On this episode of Reality Cast, host Amanda Marcotte talks with Vicki Saporta from the National Abortion Federation about the new slew of bills intended to restrict abortion. In another segment, she discusses how Texas’ abortion law is back in court again, and feminist-friendly pop stars anger conservatives.
Introduced by Sen. Julie Raque Adams (R-Louisville), SB 4 would require women seeking to terminate a pregnancy to complete state-mandate counseling in person at least 24 hours before an abortion can be performed.
Anti-choice websites now promote male “abortion regret” stories—which are mostly an exercise in encouraging men to try to control women’s bodies, even with bullying.
The legislation targets a procedure called dilation and evacuation (D and E), which is often used during second-trimester abortions. Depending on the language of the bill, it could ban all surgical abortions in the state past 14 weeks’ gestation, or even earlier.
Some women, not only in the United States, have to travel hundreds or thousands of miles just to access abortion care. This poem details one woman’s journey from Ireland to England to receive health care. As she explains, “We have to change the laws of this stubborn nation, because our bodies are ours. We are not cowards, unlike those in power who refuse to listen when we say we are no longer willing to pay the price with our bodies. We’re not objects or commodities. Repeal the Eighth [Amendment from the Ireland Constitution], for women’s sake. It shouldn’t be this hard.”
Certainly, sharing abortion stories can be a powerful act and may reduce self-stigma. But I fear that it distracts from the structural inequalities of race, poverty, age, and education by placing too much emphasis on the individual. And I worry that it lets our politicians and policymakers off the hook.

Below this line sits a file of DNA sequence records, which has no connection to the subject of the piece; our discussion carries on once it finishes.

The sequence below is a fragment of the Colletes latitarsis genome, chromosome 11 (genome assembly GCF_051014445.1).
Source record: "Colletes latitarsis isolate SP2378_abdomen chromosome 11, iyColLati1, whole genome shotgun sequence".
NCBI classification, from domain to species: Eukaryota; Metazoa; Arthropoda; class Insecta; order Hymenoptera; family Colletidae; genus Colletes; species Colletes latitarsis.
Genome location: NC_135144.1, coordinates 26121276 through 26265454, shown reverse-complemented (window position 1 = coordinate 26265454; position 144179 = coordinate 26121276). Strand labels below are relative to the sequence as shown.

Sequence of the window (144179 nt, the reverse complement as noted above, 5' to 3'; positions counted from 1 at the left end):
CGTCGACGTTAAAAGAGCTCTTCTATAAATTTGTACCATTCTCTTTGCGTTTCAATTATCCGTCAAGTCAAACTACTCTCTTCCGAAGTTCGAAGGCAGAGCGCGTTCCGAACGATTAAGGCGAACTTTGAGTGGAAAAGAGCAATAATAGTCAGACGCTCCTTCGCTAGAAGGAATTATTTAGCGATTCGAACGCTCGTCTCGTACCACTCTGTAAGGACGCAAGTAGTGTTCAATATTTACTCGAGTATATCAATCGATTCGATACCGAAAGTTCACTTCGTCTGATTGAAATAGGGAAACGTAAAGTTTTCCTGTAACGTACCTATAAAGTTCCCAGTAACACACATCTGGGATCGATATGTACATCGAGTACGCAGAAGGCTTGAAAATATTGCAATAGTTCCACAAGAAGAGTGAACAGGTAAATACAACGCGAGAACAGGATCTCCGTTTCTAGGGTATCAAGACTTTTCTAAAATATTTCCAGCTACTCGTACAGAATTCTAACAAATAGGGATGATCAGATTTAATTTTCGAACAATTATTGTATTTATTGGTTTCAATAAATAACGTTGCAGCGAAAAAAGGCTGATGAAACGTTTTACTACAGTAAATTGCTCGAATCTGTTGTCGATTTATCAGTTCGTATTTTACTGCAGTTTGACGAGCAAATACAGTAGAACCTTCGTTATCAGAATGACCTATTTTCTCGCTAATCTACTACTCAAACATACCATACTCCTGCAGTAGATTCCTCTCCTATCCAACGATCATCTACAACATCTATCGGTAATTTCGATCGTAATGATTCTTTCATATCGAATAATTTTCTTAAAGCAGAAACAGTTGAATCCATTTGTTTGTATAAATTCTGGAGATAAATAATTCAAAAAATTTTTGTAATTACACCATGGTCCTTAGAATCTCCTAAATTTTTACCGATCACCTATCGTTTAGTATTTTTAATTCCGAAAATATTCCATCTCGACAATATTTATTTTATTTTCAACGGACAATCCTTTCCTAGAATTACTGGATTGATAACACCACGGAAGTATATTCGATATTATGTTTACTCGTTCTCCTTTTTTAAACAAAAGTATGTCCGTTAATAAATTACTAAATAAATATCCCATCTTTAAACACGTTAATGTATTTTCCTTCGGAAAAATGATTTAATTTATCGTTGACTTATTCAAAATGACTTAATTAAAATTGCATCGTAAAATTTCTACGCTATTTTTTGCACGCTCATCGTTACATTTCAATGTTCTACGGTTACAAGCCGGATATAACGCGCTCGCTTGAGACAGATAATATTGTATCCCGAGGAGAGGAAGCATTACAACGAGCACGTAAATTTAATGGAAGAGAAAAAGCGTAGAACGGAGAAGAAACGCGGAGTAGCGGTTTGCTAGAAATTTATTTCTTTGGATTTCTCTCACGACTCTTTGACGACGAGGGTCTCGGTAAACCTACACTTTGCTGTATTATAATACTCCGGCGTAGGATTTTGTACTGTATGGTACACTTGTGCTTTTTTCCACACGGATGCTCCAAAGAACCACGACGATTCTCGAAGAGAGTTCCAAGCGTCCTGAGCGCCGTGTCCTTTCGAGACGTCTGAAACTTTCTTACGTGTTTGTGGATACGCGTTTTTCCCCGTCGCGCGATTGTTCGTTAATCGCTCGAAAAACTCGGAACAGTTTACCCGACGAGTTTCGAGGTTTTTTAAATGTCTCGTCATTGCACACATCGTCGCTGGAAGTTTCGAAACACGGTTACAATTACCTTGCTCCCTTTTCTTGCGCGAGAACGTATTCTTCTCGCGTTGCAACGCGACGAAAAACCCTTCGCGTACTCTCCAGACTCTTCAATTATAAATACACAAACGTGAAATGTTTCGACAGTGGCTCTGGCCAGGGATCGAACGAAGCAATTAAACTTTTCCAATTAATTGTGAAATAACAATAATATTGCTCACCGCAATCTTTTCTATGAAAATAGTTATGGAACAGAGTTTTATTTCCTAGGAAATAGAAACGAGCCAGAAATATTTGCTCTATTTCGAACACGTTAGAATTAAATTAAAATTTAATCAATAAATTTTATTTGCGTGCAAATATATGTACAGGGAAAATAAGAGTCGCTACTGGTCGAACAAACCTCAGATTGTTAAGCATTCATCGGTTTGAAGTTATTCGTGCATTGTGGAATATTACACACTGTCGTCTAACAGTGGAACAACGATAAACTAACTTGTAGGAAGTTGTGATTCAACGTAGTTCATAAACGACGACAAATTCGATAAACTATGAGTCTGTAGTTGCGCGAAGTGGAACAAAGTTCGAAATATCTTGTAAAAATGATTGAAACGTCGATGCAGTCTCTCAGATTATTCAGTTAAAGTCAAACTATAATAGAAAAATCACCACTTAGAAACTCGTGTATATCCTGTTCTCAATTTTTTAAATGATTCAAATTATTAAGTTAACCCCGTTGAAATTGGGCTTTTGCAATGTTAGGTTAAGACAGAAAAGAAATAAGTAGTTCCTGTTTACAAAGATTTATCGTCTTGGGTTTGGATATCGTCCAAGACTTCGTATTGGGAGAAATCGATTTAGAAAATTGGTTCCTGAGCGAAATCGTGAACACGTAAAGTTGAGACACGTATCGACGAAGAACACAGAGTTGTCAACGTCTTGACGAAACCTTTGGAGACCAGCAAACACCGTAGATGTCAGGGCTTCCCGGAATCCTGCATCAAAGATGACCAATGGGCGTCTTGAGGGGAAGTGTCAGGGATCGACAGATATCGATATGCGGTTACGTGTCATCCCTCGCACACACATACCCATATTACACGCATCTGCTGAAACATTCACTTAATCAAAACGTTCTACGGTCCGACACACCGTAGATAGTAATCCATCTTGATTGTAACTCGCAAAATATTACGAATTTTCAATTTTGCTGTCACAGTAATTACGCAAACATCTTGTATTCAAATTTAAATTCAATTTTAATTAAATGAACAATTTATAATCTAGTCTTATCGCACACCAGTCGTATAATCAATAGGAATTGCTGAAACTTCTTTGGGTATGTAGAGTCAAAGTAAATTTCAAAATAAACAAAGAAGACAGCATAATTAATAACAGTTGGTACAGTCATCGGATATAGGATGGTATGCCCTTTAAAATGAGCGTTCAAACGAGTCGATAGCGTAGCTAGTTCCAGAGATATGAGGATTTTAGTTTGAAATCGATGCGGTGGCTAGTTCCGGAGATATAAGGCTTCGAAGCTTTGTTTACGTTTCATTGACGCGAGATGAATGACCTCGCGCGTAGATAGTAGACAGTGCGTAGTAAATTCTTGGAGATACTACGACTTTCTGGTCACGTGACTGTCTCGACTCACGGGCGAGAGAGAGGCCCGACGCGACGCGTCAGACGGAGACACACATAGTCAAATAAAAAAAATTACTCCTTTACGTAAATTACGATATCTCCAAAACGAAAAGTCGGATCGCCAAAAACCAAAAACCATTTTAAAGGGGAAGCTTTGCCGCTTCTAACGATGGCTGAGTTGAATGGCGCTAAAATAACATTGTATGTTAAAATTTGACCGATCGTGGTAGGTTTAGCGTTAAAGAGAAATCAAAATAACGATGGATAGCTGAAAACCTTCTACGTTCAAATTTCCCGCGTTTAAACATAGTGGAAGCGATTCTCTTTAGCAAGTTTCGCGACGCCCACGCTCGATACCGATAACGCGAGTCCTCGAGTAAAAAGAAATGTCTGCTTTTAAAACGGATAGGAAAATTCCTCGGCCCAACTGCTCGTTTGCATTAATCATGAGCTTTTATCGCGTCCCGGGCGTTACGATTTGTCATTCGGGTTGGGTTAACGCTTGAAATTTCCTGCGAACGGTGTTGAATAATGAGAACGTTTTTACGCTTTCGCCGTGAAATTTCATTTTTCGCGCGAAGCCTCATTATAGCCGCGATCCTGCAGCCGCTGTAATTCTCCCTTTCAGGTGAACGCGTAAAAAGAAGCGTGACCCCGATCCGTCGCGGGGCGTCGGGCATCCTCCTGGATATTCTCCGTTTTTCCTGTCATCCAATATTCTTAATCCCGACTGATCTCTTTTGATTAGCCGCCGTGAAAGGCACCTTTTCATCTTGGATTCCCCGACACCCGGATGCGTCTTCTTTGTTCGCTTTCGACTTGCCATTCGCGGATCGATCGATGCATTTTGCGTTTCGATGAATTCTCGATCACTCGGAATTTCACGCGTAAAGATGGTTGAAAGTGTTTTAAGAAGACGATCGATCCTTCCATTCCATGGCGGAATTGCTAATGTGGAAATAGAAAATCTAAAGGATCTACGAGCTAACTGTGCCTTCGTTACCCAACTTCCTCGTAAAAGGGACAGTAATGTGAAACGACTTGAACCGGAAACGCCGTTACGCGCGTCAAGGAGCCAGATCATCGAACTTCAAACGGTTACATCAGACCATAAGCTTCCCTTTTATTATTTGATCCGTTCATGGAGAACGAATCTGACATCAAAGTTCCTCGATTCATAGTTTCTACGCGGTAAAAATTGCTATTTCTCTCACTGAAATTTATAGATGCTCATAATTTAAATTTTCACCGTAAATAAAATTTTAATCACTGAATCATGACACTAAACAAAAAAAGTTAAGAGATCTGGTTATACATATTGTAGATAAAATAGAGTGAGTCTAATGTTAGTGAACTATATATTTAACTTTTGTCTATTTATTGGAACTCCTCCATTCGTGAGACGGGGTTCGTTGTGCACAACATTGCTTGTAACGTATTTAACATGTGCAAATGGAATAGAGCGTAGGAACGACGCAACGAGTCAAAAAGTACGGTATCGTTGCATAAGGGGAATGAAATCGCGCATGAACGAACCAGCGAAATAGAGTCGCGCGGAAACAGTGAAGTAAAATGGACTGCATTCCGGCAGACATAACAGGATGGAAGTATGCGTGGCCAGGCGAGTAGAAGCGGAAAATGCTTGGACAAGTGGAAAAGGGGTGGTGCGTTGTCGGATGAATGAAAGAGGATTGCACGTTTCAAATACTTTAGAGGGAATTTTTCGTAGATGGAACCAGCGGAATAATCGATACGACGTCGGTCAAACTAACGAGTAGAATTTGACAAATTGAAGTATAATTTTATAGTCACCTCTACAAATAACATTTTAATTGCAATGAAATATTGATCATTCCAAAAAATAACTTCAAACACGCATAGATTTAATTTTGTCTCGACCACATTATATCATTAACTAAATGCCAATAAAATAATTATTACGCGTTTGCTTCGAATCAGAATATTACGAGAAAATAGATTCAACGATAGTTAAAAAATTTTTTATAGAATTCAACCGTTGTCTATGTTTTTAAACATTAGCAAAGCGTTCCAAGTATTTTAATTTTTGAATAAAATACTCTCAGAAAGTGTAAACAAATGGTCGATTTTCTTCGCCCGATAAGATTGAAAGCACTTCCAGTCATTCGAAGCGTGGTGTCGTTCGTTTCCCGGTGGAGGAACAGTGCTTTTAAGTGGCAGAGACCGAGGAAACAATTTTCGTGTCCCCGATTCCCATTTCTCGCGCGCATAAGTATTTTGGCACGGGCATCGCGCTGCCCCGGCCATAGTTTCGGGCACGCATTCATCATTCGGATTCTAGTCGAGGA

The Indiana legislature began its 2015 session on Tuesday, and while state lawmakers have yet to file any bills to revise an anti-choice state law struck down by the courts, at least one bill has been filed to further restrict reproductive rights in the state.
A Tennessee lawmaker has filed a bill that would require physicians to provide women seeking an abortion with misleading state-mandated information. The bill is now one of multiple anti-choice bills that have already been filed in preparation for what is expected to be a legislative session full of attacks on reproductive rights in Tennessee.
RH Reality Check Senior Political Reporter Andrea Grimes interviews reproductive justice activists from Texas’ Rio Grande Valley who traveled to New Orleans this week to witness the proceedings at the Fifth Circuit Court of Appeals on Texas’ omnibus anti-abortion law, HB 2.
Anti-choice groups have aggressively lobbied Congress to move this and other bills restricting reproductive freedom, and lawmakers like Trent Franks and Marsha Blackburn have proved happy to oblige.